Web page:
Adobe have announced hardware and content partners who will adopt the Adobe Flash Platform on internet-connected HDTVs and set-top boxes. Demonstrating a range of widget and HD streaming media capable devices at the National Association of Broadcasters Show this week, Broadcom, Comcast, Intel, Netflix, NXP Semiconductors and others have all signed up for the platform.
At a basic level, the Adobe Flash Platform for the Digital Home (to give it its full title) will allow users to stream flash video files through media devices that have internet connections, without requiring a traditional browser. Both standard and high definition content will be supported, together with applications such as media-themed games or interactive tools.
Since Flash can also be found on mobile devices, desktops and other consumer electronics, Adobe are positioning Flash for the Digital Home as more flexible and consistent than home-grown internet media players found on some HDTVs and Blu-ray players. Netflix, Disney, Atlantic Records and the New York Times are all promising content via the Adobe system.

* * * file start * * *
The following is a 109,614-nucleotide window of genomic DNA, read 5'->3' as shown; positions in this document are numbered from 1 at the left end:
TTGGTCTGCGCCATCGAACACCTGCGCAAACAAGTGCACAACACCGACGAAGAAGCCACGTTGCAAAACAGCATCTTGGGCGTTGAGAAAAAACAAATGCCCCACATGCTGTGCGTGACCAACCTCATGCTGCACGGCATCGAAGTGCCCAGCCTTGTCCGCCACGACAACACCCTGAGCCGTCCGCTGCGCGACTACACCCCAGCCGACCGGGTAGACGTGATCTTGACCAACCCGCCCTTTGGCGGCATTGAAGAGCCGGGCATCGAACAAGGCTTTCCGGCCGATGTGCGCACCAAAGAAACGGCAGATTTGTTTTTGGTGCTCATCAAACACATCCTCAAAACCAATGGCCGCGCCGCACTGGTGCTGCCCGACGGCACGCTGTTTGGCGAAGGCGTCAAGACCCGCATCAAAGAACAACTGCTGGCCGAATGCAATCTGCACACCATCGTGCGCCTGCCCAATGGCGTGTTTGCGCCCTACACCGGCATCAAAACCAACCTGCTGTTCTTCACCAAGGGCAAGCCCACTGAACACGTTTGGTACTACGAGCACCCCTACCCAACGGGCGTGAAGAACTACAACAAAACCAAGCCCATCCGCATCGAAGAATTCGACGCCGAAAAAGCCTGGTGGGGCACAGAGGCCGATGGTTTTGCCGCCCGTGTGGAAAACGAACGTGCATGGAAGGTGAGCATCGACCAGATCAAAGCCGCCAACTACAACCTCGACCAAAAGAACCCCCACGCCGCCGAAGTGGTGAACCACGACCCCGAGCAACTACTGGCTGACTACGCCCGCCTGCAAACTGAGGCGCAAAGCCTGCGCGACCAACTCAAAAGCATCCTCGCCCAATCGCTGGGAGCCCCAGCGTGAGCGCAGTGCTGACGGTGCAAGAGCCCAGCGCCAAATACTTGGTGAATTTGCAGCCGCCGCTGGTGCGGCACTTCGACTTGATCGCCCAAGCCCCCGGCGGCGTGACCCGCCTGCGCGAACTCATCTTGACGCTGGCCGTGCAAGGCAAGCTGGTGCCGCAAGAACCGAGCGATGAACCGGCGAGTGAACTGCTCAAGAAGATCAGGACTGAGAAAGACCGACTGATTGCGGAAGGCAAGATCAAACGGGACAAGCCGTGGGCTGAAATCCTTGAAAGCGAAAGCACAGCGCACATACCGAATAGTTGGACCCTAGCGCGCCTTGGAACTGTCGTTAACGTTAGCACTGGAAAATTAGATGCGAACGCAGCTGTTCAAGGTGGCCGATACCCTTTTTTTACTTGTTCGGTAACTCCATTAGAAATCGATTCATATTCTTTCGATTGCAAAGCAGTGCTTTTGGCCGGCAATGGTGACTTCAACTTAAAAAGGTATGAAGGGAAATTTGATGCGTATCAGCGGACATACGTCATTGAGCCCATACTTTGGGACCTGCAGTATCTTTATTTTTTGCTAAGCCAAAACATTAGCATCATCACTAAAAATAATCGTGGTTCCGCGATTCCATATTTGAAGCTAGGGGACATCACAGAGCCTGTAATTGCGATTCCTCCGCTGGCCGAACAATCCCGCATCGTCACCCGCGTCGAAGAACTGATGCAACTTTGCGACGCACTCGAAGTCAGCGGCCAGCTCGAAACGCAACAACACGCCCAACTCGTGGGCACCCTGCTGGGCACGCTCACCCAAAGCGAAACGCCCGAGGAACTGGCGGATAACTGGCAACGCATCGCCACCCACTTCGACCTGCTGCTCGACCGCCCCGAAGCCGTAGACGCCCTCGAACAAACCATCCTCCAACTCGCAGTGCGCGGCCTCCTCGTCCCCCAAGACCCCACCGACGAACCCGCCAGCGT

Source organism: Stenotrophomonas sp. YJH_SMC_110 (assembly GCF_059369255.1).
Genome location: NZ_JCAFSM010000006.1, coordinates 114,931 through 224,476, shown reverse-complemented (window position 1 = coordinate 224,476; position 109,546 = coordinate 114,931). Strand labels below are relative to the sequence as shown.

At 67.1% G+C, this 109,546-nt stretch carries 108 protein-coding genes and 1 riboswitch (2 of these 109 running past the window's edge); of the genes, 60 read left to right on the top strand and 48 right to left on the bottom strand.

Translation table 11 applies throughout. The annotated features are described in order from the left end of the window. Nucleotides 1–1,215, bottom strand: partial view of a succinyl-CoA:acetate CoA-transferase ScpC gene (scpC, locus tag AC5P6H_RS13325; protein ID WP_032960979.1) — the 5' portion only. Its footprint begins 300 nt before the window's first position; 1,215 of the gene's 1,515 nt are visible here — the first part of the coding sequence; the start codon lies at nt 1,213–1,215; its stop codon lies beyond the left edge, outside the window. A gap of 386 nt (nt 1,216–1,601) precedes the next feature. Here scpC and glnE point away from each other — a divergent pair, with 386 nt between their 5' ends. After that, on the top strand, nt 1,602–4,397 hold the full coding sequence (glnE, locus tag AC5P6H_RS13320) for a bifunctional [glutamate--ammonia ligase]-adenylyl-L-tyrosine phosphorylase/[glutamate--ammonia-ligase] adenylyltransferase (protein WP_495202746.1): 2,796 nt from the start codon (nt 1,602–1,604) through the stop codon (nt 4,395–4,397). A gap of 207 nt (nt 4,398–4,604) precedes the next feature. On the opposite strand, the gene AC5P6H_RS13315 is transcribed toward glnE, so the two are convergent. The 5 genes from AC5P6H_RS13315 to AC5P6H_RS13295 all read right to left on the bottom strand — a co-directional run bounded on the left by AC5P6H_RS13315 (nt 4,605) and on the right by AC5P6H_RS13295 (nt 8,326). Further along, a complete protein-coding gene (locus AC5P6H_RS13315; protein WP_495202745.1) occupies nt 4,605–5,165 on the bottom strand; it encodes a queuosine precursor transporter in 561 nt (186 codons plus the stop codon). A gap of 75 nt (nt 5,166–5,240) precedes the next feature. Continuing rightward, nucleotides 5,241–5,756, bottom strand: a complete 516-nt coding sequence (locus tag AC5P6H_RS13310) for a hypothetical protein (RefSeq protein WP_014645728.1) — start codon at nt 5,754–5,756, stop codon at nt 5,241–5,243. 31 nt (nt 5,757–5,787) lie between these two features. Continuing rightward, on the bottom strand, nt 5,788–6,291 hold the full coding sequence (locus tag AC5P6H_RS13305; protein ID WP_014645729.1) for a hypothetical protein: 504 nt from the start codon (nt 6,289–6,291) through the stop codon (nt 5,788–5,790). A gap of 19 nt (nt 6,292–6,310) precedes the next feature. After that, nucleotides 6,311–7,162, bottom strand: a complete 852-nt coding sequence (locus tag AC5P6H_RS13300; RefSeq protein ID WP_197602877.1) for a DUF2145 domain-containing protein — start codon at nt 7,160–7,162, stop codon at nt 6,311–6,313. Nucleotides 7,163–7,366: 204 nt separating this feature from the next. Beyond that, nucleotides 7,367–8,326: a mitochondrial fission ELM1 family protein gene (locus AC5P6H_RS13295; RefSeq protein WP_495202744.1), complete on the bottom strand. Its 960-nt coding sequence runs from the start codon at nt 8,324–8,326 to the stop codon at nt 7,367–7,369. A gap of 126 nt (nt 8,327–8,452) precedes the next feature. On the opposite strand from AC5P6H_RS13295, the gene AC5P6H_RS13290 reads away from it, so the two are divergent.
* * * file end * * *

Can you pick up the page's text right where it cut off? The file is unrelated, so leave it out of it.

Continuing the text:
Adobe Extends Flash Platform to Digital Home
Silicon, OEM, Cable and Content Partners Embrace Adobe Flash Platform for Televisions, Set-Top Boxes and Blu-Ray Players
SAN JOSE, Calif. & LAS VEGAS --(Business Wire)-- Apr 20, 2009 At the 2009 NAB Show, Adobe Systems Incorporated (Nasdaq:ADBE) today announced the extension of the Adobe® Flash® Platform to connected digital home devices with an optimized implementation of Flash technology that delivers high definition (HD) video and rich applications to Internet-connected televisions, set-top boxes, Blu-ray players and other devices in the digital living room. Major System on Chips (SoC) vendors, OEMs, cable operators and content providers including Atlantic Records, Broadcom, Comcast, Disney Interactive Media Group, Intel, Netflix, STMicroelectronics, The New York Times Company, NXP Semiconductors, Sigma Designs, and others announced support for the optimized Flash technology today. The Adobe Flash Platform for the Digital Home is available immediately to OEMs and the first devices and SoC platforms with support for the optimized Flash technology are expected to ship in the second half of 2009.